Crying: You cannot "spoil" a newborn. Babies thrive on contact with their parents so hold your baby as much as you want, and attend to their cries immediately. Newborns cry because something is wrong - they may be wet, tired, hot, cold, hurting, scared, lonely, hungry, uncomfortable, overfed, gassy, constipated, tangled, or in some other way bothered. Crying is their only means of communicating. If you are unable to console your infant, there may be something worse going on, like a medical condition - have your baby evaluated immediately.

Diaper Rash: Diaper rashes are common, and can be avoided by changing the diaper soon after it is soiled, wiping gently to avoid abrading the skin, allowing the skin to dry thoroughly before donning the diaper, and applying over the counter diaper rash creams. Some rashes require medicated cream, so consult our pediatricians if rashes persist.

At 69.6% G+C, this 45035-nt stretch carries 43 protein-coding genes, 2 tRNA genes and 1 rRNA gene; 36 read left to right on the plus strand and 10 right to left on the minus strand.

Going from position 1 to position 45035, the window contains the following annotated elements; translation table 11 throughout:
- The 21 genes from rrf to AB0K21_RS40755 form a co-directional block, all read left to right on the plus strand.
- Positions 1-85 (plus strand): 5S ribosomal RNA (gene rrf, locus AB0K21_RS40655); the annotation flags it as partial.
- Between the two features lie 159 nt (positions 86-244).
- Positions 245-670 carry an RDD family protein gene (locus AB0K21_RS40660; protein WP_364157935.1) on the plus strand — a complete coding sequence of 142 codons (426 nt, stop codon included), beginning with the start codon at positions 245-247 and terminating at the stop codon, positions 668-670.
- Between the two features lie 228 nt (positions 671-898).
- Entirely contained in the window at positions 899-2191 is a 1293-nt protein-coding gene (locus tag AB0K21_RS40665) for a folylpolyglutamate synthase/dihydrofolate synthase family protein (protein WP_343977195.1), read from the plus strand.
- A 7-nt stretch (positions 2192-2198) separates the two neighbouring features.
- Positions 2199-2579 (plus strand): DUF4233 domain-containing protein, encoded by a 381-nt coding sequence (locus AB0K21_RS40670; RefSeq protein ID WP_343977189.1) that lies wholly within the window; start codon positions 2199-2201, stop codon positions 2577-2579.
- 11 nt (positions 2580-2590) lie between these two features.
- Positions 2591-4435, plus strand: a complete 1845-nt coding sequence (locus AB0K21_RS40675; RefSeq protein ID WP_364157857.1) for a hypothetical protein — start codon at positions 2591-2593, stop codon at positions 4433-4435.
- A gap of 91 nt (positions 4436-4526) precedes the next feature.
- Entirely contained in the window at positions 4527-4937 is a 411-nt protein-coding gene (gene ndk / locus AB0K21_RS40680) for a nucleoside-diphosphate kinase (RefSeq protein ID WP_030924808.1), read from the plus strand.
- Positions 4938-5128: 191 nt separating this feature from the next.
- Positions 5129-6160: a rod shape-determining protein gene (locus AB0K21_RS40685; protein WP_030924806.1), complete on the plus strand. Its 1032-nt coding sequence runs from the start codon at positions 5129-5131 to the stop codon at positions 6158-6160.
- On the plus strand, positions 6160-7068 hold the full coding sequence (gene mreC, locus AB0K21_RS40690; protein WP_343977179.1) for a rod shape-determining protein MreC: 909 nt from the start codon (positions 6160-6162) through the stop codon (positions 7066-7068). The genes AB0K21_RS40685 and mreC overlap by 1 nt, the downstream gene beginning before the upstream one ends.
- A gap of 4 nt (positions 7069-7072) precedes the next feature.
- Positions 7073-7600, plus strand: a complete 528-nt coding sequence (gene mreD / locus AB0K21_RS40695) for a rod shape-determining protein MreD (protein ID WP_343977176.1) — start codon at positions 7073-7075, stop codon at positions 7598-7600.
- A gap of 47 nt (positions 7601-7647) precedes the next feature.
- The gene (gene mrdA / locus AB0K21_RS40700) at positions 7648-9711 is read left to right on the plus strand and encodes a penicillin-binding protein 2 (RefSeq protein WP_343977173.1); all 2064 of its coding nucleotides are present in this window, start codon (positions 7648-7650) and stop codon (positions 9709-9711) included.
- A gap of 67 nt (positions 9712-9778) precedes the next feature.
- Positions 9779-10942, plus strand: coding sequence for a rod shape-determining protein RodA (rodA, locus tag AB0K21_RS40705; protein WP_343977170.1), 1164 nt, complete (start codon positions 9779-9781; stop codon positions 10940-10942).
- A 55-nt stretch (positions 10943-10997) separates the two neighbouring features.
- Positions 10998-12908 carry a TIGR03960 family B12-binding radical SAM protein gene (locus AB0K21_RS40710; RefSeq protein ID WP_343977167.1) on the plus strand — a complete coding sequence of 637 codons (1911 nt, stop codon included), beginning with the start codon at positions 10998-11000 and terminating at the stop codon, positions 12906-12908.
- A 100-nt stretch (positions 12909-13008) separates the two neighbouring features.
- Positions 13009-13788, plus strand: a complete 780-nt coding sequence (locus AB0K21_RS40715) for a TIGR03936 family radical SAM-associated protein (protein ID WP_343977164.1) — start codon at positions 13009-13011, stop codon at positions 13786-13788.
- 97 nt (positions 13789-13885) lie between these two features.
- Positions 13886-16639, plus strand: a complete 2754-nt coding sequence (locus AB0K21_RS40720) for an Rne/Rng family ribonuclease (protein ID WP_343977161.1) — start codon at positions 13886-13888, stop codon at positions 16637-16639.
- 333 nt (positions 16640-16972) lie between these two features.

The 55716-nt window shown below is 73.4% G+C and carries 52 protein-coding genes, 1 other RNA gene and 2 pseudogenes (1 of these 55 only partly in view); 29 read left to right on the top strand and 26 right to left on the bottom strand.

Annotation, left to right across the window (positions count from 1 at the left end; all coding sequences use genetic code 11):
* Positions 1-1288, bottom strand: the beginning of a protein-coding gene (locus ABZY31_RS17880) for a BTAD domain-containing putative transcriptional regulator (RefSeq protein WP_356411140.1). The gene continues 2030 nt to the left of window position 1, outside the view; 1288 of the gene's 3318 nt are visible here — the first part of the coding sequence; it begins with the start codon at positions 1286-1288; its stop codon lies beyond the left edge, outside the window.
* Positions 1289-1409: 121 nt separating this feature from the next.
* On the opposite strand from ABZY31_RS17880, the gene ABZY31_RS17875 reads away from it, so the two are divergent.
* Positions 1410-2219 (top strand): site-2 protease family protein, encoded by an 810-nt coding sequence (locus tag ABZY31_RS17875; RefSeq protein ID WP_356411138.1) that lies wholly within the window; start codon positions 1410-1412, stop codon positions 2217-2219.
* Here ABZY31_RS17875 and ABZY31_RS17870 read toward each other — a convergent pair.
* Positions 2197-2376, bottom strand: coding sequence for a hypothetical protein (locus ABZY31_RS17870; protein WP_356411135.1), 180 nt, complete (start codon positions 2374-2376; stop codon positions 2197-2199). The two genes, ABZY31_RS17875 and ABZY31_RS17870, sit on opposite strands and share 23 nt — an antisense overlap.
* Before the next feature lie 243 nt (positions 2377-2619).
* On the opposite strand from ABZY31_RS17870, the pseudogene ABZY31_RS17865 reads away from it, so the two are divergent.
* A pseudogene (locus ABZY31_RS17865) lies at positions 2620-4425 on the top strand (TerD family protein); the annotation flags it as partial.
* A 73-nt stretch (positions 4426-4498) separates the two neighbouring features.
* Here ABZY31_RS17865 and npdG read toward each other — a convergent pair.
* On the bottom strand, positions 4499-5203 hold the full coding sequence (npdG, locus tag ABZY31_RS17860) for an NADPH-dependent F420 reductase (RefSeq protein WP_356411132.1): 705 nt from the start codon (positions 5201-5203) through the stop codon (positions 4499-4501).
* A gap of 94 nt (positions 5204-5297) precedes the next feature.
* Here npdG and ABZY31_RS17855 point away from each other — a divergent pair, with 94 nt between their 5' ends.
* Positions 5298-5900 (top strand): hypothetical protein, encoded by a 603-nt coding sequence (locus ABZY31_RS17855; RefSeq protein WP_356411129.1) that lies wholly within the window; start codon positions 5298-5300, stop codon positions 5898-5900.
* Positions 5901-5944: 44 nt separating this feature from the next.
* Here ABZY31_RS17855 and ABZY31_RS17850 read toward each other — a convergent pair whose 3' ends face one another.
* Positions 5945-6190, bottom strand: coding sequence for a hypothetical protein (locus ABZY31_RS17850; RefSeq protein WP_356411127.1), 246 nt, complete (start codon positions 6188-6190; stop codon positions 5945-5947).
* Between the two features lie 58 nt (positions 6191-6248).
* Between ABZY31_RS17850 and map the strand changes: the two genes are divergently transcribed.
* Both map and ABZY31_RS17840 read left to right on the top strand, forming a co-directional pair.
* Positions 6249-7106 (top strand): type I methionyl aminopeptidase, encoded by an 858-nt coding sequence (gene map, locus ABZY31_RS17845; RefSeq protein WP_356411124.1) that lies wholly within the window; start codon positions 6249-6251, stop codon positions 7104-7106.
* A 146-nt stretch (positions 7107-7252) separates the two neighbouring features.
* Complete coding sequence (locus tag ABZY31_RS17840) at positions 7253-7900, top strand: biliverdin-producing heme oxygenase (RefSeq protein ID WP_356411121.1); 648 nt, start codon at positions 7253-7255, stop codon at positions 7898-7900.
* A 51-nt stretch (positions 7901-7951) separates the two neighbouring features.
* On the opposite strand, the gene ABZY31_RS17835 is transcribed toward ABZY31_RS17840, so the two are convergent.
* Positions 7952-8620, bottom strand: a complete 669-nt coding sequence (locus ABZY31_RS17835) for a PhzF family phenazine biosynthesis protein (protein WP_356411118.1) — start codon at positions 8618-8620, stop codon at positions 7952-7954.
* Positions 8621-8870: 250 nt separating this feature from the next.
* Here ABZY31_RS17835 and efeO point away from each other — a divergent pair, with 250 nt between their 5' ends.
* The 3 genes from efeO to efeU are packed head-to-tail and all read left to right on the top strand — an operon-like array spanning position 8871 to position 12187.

Car Seats: Car seats are required by law, and you must have a car seat to take your baby home from the hospital. The best car seats have a 5-point restraint system. The safest place is the middle of your back seat. Newborns need to be in the rear facing position. If you are stopped by the police without your children buckled in properly, you will likely receive a ticket, and may be reported to the Department of Human Services. You may also take your car seat to your local police station, and they will ensure that it is installed properly.

As Soon As Possible: Please notify your health insurance company and your employer so that your baby can be added to your policy. This is very important and must be done within 30 days after birth so that your insurance company does not reject any bills for health care provided.